Denzel Washington and Mark Wahlberg star in “2 Guns.
Photo by Courtesy BOOM Entertainment
The only thing remotely understated in "2 Guns" is the title. The good, the bad, and the ugly—in the form of DEA agents, naval intelligence officers, drug cartels and low life thugs—run around with weapons of all shapes and sizes, killing people for kicks and grins and money. This is all to say that there are way more than two guns in this film directed by Icelander Baltasar Kormakur ("Contraband," "101 Reykjavik").
Based on a script written by Blake Masters, who adapts the material from the "Boom!" graphic novels by Stephen Grant, Kormakur sets up his characters during a funny scene in a diner, then puts them through a stickup that goes disastrously wrong. Most of the movie deals with its bloody aftermath.
The happiest trigger fingers belong to Robert "Bobby" Trench (Denzel Washington) and Michael "Stig" Stigman (Mark Wahlberg). They partner together to rob a bank holding $3 million dollars of drug-cartel money—or so they think. Their partnership falls apart, comes back together, falls apart, and so on, like Sisyphus pushing a rock up the mountain and then being rolled over by the rock before reaching the peak and doing it all over again.
Bobby is the cool cat. He's got gold-plated teeth, diamond earring bling and walks like he owns the world. He keeps calm and cool even when he's shot after a deal gone bad or when a bad man named Earl (Bill Paxton) points a gun at his man parts and plays Russian roulette. Bobby's tough but suave. He's an undercover DEA agent trying to bag Papi Greco (Edward James Olmos), a mysterious cartel figure who dresses like Don Juan, owns a mean, nasty black bull and beats people with baseball bats after drenching his hands in his own urine. That's creative?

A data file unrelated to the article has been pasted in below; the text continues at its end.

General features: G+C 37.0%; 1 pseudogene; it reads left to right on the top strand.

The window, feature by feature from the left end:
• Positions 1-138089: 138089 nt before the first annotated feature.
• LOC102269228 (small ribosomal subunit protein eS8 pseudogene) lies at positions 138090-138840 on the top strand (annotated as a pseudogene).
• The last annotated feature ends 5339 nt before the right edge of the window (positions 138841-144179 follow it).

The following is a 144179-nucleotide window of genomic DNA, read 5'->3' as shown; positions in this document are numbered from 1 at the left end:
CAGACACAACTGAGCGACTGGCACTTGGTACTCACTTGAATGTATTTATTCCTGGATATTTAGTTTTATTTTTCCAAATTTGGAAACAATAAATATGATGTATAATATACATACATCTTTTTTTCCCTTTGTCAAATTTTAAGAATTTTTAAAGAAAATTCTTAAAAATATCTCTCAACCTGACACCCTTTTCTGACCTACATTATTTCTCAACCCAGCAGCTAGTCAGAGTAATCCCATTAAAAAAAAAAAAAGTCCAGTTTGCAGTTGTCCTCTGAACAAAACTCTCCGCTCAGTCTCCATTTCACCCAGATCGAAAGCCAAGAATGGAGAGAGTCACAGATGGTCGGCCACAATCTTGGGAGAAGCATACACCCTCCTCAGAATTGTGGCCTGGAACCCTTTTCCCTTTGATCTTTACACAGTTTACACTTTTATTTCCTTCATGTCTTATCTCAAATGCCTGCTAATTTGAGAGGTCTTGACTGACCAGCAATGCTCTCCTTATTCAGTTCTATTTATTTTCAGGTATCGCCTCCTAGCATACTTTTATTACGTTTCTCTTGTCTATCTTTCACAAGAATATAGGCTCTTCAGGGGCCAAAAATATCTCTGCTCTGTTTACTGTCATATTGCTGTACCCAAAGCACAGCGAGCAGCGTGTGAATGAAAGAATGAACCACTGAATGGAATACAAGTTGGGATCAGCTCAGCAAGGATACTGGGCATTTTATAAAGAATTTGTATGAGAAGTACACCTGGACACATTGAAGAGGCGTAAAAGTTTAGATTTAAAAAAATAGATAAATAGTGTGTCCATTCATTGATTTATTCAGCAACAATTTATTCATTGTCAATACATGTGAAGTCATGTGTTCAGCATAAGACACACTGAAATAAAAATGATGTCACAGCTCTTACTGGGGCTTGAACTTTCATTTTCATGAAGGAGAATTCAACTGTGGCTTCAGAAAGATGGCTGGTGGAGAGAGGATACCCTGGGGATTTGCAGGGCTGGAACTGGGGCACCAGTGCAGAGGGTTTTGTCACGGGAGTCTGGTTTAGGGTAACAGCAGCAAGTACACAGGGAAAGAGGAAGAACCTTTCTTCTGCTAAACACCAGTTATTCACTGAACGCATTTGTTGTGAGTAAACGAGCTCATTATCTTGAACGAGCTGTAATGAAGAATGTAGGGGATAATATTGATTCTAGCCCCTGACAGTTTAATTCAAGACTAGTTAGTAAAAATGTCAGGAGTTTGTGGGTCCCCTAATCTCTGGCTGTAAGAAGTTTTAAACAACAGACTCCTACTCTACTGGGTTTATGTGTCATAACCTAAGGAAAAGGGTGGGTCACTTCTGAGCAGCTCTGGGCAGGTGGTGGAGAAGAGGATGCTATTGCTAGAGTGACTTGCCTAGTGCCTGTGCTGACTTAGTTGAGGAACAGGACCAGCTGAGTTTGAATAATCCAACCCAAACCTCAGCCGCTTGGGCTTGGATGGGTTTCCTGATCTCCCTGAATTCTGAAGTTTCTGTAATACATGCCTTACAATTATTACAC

Stig is more junkyard dog. He woes diner waitresses with a wicked wink, chomps his gum before mealtime and shoots to kill. His aim is always true except when he wants to miss, which is almost never, but there is one pivotal moment where he does so. He's U.S. Navy intelligence on a top-
The opening scene features the all-American diner that serves the best donuts in a three-county radius. It's one of those places where the tables are Formica and the waitresses write your order on a green-and-white guest check. Stig and Bobby argue, joke and b.s. each other. The movie feels like it's going to be terrific, but the script doesn't have much curiosity about these guys.
When Bobby and Stig are together and flare up, their words burst out impatiently, spasmodically. In one scene, Bobby asks, "What's your plan?" And Stig replies: "I got a plan. I mean, I'm capable of coming up with a plan."
Bobby shoots back: "I'm not saying you're not capable. I'm just saying you haven't told me. What is it?"
"I'm still working on it," Stig replies.
Stig and Bobby have similar temperaments, and they're helplessly unable to be calm and rational with one another. These guys ignite each other into senseless violent acts. We are treated with them racing trucks and jeeps, wrestling and punching each other silly and, by the end, we understand that they're just playing. They are brothers or, as Stig says, "Ebony and ivory." They live together in perfect disharmony.
The obligatory girl in "2 Guns"—the one in every buddy-cop film who wears the sexy bra and panty set—is Bobby's DEA handler, Deb (Paula Patton). She buffers Bobby from their commanding officer (Robert John Burke), who's going to pull the plug on a three-year undercover operation until Bobby fibs and says that Little Toro is on the verge of flipping. Little Toro is actually dead, with his head in a bowling bag.
The film culminates in a Mexican standoff in Mexico. It's a fitting conclusion to a "Lethal Weapon" wannabe. There's nothing really lethal in this film. It's just pretend. But Washington and Wahlburg elevate the schlocky material to barely watchable and at times, funny.